Scores of Philadelphia residents crowded a City Council budget meeting Tuesday night to voice their position on a proposed soda tax, WPVI-TV reports.
Philadelphia Mayor Jim Kenney has proposed a 3-cents-per-ounce tax on soda and other sugary drinks. He expects it to raise $400 million over five years to fund universal pre-K and community schools, repair recreation centers and libraries, and purchase equipment for the city’s police and firefighters, according to WPVI-TV.
Battle lines were drawn. Newsworks.org reported that the American Beverage Association and the local Teamsters union joined up to express their opposition. They distributed flyers in the parking lot and asked drivers to sign a petition.
On the other side, members of Philadelphians for a Fair Future rallied its forces at the meeting, many holding signs and also distributing flyers at the hearing.
According to NPR, the mayor said revenue from his proposed tax is the only way to pay for pre-K and other projects: “What we’re looking to do is to take some of that profit, to put it back into the neighborhoods that have been their biggest customers, to improve the lives and opportunities for the people who live there.”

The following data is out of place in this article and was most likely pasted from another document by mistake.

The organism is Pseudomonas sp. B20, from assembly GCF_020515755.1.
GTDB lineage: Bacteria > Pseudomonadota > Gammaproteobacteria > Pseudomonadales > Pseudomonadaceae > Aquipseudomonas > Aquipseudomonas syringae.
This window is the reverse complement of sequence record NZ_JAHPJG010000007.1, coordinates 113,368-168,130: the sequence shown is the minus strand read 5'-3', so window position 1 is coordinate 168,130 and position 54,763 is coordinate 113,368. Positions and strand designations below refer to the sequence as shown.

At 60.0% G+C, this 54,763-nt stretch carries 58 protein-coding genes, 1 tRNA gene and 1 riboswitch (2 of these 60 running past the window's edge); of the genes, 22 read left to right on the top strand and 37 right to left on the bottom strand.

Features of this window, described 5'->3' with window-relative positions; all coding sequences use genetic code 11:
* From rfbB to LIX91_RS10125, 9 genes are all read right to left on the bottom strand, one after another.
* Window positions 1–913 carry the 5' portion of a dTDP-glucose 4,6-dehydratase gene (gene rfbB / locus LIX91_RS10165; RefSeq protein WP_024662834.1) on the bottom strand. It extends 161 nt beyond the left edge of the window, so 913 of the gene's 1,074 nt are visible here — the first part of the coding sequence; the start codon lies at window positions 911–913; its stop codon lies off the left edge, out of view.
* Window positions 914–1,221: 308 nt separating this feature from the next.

Opponents argue that working-class families cannot afford to pay the higher prices. For that reason, everyone expects soda consumption to decrease.
The local Teamsters, which represents bottling plant workers and delivery drivers, is worried about job losses. Fear of a drop in soda sales is also keeping beverage industry executives awake at night. According to NPR, the American Beverage Association spent more than $9 million—in a failed effort—to block passage of a soda tax in Berkeley, Calif.
In 2014, Berkeley became the first—and only—city to successfully pass a soda tax, which set off a war between health advocates and the beverage industry. Berkeley’s goal was to reduce obesity and other health problems when it passed the 1-cent-per-ounce tax. In the first month, Berkeley raised $116,000 of revenue from the tax.
In Philadelphia, supporters of the tax acknowledge that the higher prices will hurt financially strapped families. But they urge residents to consider the long-term benefits.
The Rev. Adan Mairena told NPR that about 80 percent of his congregation in North Philly lives below the poverty line. “If we pass this, it’s going to provide more opportunities in the long run, and it’s going to make us a better people, a better community,” he said.
The City Council plans to hold another budget hearing before it votes on the issue in June.